Britain to Toughen Movie Censorship, Citing a Link to Crime
Blair wants to help parents shield children from excessive violence and sex in films, videos, video games.
British film audiences will soon be watching movies that have been subject to much tougher curbs on depictions of violence and sex.
Claiming strong public backing, Prime Minister Tony Blair has authorized a tightening-up of censorship of cinema and video movies and computer games.
He and Home Secretary Jack Straw say they are being guided by new government-sponsored research, soon to be published, indicating a link between on-screen violence and crime.
On Dec. 17, Mr. Straw seized the high ground in a government campaign to ensure that film audiences are not exposed to excessive depictions of sex and violence.
He named a new president of the British Board of Film Classification (BBFC), which views movies before they are classified for screening in cinemas or distributed as videos.
Within hours of accepting the job, Andreas Whittam Smith, founding editor of the Independent newspaper, ordered an immediate review of guidelines for judging the suitability of films.
"I want to inspire public confidence in the classification system," Mr. Whittam Smith says. "I particularly want to help parents regulate the viewing of their children."
Straw's anger with what he saw as lax controls on films depicting pornography and violence erupted in June, after the BBFC approved for public screening the movie "Crash," described by one critic as "beyond depravity."
Soon afterward, Straw discovered that James Ferman, long-serving director of the BBFC, had relaxed guidelines on the levels of sex and violence permitted on videos for home rental, without consulting the Home Office.
Two videos Mr. Ferman allowed to be distributed were the US-made "Batbabe," reported to contain 30 minutes of sexual activity, and "Ladies Behaving Badly," a sexually explicit British production.
By clearing the films, Ferman made it impossible for them to be seized as obscene under a 1984 Act of Parliament.
Ferman's allegedly over-liberal approach to his task has attracted much criticism, but he has almost always defended his decisions.
After clearing the Steven Spielberg movie "The Lost World," for viewing by children, Ferman said, "If we photographed the faces of children in the middle of a roller coaster ride, no one would read the emotion as pleasure. But most children come off the ride wanting to do it again." "The Lost World" received a PG-13 rating in America.
For some years, there has been growing public concern that there is a link between on-screen violence and juvenile crime. Two children convicted of the 1993 kidnapping and murder of two-year-old James Bulger were found to have been influenced by a violent home video.
The murder attracted huge publicity and prompted the Home Office to ask the University of Manchester to conduct research on the effects of film and TV violence. The results of the research, which will be published in the next few weeks, prompted Straw to act.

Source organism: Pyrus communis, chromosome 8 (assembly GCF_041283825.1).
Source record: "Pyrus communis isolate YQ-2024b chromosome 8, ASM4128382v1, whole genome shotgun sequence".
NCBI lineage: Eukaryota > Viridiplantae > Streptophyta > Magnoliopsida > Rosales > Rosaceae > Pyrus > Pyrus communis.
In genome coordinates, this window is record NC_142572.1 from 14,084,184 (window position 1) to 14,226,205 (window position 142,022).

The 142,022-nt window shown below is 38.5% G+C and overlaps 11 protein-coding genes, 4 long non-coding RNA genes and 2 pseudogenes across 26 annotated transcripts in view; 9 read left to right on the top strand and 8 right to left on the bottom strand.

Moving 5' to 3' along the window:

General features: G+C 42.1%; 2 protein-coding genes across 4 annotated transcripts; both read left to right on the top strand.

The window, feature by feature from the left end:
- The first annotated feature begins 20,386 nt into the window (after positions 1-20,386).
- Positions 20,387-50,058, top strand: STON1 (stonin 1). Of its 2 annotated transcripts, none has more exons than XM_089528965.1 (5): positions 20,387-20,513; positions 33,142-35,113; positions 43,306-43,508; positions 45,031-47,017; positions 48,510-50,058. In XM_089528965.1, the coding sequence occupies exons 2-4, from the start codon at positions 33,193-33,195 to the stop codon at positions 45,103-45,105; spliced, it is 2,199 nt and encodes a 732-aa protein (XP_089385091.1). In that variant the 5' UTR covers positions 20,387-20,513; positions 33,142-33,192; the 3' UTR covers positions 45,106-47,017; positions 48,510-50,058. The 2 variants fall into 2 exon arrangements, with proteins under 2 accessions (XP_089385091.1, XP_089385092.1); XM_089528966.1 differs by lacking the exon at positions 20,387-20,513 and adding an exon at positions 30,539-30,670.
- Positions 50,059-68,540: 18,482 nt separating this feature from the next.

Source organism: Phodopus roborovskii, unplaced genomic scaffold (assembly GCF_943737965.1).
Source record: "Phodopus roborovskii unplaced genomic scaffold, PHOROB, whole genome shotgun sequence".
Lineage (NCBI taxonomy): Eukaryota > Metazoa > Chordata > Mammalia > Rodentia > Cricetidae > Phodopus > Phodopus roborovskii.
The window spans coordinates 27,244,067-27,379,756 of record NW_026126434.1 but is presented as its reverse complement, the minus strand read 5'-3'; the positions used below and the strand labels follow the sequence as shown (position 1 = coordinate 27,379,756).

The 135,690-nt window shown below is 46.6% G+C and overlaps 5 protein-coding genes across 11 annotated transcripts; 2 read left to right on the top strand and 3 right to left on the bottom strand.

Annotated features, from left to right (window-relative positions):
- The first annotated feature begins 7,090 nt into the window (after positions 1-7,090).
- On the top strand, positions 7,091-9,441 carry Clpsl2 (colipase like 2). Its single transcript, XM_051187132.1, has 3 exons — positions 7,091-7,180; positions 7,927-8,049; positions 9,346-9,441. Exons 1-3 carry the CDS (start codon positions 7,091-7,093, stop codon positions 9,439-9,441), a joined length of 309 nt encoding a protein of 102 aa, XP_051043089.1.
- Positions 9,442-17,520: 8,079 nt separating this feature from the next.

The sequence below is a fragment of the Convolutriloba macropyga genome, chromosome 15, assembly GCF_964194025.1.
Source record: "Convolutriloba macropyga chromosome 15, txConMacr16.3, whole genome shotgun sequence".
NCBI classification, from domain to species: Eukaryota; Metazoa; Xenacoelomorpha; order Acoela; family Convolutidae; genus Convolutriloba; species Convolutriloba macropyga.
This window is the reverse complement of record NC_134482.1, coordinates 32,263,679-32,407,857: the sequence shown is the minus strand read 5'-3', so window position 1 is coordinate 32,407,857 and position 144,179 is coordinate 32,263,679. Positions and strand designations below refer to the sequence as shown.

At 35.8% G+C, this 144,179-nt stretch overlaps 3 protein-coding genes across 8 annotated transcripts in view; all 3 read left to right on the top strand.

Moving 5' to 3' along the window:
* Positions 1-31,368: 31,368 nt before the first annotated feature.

The study is reported to demonstrate a link between people prone to violence and films involving violent characters. People of limited intellect and with disturbed backgrounds are especially vulnerable, the study says.
Ferman, an American who has directed the BBFC for more than 20 years, will retire soon.
Whittam Smith is expected to move quickly to appoint a successor.
The BBFC, which is funded by the British film industry, is nominally independent of the government but is expected to work closely with the Home Office.
Its censorship of home videos is supposed to go beyond offering advice. Since 1985, the board's classifications in this field have had the force of law.
In a recent statement, the Home Office criticized the BBFC as being "a law unto itself." In the case of the two offending videos, the Home Office said the board had "decided to move the goal posts, resulting in an absurd situation."
In September, in response to rising public concern that many children were able to view unsuitable videos and watch sex and violence on TV, the National Society for the Prevention of Cruelty to Children issued a free booklet to British parents.
The pamphlet advises parents to monitor juvenile viewing closely and draws special attention to violence in news programs that, it says, many children find most upsetting.
The booklet also condemns excessive violence in video games.
It states: "You know your children better than anyone. It's your responsibility to protect them from images that may be harmful or disturbing."
Significantly, Whittam Smith says he will extend the BBFC's mandate to include closer monitoring of video games before they are put on the market.
It may take a while to get a stricter system running.
Whittam Smith is indicating that he will adopt a new approach to film censorship. "I think cinema films and home videos should be classified differently," he says.
Whittam Smith adds, "In the cinema there is a gatekeeper who can deny entry to young people. But with videos it is almost entirely up to parents."
It would seem that the curtain is about to fall on legally-circulating pornographic home videos in Britain.